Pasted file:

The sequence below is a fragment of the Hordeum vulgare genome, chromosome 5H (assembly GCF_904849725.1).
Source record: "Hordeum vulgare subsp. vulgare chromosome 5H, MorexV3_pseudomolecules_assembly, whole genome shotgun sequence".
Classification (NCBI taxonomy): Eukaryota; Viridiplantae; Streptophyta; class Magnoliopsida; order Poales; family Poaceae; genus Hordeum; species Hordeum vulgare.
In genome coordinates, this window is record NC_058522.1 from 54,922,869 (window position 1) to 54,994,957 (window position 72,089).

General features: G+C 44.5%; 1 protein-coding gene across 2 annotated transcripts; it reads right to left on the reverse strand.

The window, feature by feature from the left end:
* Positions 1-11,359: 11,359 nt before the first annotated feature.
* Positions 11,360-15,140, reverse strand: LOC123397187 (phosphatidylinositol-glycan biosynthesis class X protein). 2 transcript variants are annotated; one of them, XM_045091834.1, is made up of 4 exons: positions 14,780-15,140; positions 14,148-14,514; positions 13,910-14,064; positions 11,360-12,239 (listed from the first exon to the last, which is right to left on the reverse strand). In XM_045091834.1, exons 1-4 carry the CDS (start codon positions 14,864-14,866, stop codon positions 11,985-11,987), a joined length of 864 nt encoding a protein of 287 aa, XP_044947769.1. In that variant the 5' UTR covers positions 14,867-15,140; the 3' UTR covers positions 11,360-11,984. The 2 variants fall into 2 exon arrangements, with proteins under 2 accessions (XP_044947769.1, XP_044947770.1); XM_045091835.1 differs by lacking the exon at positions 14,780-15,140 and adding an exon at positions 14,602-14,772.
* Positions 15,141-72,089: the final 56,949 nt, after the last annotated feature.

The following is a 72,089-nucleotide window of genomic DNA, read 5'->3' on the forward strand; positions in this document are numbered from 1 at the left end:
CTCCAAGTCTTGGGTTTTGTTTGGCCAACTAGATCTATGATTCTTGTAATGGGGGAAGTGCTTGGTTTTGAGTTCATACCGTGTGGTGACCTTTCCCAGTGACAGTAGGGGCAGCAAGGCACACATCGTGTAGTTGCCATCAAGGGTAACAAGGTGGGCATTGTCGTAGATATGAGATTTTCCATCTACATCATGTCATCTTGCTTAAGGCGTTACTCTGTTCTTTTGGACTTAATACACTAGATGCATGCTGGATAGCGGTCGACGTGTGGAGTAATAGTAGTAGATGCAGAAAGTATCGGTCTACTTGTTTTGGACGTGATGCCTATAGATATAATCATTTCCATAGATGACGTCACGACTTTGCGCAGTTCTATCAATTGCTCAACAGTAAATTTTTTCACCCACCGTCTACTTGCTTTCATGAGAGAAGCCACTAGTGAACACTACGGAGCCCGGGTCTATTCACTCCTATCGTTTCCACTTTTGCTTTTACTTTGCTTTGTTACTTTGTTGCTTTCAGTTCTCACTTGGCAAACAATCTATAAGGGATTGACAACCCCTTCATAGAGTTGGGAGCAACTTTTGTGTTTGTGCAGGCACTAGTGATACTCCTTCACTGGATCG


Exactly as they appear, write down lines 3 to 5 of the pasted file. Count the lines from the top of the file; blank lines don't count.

Classification (NCBI taxonomy): Eukaryota; Viridiplantae; Streptophyta; class Magnoliopsida; order Poales; family Poaceae; genus Hordeum; species Hordeum vulgare.
In genome coordinates, this window is record NC_058522.1 from 54,922,869 (window position 1) to 54,994,957 (window position 72,089).

General features: G+C 44.5%; 1 protein-coding gene across 2 annotated transcripts; it reads right to left on the reverse strand.